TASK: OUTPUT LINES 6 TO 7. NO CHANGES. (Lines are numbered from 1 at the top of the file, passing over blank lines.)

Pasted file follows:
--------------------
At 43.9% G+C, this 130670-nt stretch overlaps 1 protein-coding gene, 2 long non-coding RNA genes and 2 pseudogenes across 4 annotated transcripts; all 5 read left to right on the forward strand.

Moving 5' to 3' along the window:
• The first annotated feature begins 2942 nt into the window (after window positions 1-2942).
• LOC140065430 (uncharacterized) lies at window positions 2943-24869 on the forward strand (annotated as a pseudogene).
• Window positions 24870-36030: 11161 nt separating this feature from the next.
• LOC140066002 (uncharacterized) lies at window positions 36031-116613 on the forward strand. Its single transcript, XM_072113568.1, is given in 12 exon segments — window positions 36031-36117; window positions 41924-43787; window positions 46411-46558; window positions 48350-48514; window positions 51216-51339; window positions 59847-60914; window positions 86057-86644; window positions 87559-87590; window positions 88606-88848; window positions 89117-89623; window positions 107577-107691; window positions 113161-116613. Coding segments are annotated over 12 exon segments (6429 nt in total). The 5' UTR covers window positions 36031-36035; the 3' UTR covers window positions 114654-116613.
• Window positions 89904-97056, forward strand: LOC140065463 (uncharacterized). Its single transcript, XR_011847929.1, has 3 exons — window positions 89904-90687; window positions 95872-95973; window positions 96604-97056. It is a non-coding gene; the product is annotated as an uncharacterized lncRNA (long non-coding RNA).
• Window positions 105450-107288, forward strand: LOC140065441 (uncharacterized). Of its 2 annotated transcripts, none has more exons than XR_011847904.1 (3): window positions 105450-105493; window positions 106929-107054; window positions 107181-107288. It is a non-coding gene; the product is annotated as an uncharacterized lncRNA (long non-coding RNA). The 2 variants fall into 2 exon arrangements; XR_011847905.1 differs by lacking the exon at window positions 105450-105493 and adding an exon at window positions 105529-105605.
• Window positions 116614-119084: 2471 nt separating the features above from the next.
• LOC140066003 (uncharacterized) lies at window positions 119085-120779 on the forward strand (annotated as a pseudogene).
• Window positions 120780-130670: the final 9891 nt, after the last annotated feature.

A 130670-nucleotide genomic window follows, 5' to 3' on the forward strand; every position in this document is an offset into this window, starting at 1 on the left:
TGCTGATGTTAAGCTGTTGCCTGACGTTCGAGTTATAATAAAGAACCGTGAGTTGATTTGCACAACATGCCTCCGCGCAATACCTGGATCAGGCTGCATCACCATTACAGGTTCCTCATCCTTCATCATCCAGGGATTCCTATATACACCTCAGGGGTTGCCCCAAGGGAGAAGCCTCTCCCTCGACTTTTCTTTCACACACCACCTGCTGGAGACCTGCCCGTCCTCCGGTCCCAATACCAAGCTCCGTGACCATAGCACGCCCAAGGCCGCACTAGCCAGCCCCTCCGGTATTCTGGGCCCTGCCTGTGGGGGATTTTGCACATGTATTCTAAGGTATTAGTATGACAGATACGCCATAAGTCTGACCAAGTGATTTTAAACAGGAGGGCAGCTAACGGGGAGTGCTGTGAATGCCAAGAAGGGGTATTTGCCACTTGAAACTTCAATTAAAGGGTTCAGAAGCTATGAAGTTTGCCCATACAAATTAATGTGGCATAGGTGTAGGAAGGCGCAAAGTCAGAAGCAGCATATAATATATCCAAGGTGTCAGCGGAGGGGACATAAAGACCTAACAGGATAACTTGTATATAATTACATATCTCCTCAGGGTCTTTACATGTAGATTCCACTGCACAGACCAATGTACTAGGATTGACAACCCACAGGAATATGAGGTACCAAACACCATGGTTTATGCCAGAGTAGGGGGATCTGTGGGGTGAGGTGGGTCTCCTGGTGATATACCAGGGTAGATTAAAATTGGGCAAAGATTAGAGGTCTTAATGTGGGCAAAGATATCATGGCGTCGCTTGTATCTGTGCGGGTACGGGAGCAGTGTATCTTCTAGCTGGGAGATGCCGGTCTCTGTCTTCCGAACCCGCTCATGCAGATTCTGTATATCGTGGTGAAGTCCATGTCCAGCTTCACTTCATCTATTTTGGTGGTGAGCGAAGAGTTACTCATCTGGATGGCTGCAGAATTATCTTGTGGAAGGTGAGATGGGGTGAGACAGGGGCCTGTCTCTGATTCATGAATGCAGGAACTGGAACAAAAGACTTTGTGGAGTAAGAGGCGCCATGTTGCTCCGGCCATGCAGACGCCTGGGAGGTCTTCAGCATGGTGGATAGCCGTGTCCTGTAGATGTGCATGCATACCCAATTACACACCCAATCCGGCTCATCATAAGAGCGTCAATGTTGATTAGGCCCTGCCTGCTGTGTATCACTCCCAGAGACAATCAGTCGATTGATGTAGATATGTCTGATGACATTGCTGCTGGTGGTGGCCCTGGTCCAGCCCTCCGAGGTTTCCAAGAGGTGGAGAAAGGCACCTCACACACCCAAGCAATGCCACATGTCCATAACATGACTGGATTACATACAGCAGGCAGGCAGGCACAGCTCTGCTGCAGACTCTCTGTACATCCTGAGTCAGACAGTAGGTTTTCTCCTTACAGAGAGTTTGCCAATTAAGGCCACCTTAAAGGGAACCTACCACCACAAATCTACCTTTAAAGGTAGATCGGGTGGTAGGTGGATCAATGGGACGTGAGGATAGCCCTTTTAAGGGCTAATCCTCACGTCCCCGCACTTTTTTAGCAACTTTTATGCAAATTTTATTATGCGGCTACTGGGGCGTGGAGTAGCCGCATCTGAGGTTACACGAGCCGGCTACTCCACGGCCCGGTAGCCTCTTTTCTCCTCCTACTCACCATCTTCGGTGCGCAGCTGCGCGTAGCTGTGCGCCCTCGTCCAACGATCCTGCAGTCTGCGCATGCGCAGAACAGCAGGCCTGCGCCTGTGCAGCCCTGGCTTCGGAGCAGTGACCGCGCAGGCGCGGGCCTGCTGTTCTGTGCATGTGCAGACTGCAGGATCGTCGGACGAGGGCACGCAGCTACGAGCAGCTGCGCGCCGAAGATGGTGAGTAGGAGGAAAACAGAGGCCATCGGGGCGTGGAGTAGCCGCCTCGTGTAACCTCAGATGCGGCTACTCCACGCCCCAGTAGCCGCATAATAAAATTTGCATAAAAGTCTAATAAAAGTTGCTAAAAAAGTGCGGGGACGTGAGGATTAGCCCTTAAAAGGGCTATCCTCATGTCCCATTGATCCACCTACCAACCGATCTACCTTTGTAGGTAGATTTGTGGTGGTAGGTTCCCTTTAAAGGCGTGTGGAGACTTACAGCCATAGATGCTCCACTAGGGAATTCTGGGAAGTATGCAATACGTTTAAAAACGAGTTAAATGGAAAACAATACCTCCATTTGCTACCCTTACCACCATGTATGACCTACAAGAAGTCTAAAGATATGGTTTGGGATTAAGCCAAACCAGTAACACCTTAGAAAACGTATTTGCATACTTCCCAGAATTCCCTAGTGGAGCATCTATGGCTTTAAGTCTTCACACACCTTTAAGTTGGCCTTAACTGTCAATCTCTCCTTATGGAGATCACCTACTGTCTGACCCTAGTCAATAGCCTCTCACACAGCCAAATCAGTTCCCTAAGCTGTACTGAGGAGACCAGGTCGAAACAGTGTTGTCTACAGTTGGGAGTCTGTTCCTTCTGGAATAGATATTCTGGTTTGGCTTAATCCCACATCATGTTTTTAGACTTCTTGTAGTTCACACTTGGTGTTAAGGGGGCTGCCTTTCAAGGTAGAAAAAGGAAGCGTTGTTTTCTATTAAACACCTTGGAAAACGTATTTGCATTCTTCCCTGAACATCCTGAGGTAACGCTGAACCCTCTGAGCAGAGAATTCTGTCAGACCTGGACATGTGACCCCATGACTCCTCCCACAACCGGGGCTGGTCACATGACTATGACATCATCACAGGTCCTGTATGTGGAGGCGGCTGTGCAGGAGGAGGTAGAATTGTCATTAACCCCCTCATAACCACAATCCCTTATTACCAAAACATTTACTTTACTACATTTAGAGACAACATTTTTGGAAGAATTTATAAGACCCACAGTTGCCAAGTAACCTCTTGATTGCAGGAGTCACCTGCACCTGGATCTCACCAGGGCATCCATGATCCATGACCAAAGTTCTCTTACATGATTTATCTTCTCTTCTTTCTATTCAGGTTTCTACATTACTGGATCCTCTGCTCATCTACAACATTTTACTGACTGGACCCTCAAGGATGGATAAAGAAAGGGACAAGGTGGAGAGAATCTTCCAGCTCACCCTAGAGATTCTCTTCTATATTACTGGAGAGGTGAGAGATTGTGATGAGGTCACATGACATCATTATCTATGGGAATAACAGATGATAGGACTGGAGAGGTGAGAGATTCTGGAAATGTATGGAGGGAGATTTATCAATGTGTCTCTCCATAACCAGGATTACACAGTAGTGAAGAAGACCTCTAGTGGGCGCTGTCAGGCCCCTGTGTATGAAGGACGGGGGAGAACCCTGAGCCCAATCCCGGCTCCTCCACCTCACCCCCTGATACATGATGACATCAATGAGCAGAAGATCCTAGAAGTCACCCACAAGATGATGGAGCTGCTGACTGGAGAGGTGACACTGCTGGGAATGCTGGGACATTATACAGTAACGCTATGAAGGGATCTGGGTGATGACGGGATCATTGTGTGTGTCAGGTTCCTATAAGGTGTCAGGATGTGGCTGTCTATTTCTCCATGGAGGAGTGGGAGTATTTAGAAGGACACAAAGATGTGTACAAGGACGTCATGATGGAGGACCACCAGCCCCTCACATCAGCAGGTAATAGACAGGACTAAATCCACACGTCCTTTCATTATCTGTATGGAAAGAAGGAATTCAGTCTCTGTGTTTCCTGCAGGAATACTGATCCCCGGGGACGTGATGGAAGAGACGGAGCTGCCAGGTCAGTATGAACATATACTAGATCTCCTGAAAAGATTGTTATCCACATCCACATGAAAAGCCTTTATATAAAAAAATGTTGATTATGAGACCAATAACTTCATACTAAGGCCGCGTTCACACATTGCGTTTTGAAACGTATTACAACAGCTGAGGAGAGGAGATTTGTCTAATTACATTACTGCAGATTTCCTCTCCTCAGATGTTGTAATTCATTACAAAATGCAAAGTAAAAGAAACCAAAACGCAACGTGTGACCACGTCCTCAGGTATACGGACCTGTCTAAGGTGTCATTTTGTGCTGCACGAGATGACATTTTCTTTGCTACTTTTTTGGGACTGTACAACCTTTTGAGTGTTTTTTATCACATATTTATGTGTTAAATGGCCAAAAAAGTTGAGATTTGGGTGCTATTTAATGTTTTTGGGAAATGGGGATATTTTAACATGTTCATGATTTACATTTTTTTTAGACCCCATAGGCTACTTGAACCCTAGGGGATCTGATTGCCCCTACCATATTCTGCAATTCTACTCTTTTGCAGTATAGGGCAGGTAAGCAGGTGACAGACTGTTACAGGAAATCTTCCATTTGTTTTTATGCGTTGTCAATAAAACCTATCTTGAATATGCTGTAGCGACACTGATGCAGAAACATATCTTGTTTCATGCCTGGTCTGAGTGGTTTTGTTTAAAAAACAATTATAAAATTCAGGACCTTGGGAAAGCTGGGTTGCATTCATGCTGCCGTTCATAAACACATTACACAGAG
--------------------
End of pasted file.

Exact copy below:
• LOC140066002 (uncharacterized) lies at window positions 36031-116613 on the forward strand. Its single transcript, XM_072113568.1, is given in 12 exon segments — window positions 36031-36117; window positions 41924-43787; window positions 46411-46558; window positions 48350-48514; window positions 51216-51339; window positions 59847-60914; window positions 86057-86644; window positions 87559-87590; window positions 88606-88848; window positions 89117-89623; window positions 107577-107691; window positions 113161-116613. Coding segments are annotated over 12 exon segments (6429 nt in total). The 5' UTR covers window positions 36031-36035; the 3' UTR covers window positions 114654-116613.
• Window positions 89904-97056, forward strand: LOC140065463 (uncharacterized). Its single transcript, XR_011847929.1, has 3 exons — window positions 89904-90687; window positions 95872-95973; window positions 96604-97056. It is a non-coding gene; the product is annotated as an uncharacterized lncRNA (long non-coding RNA).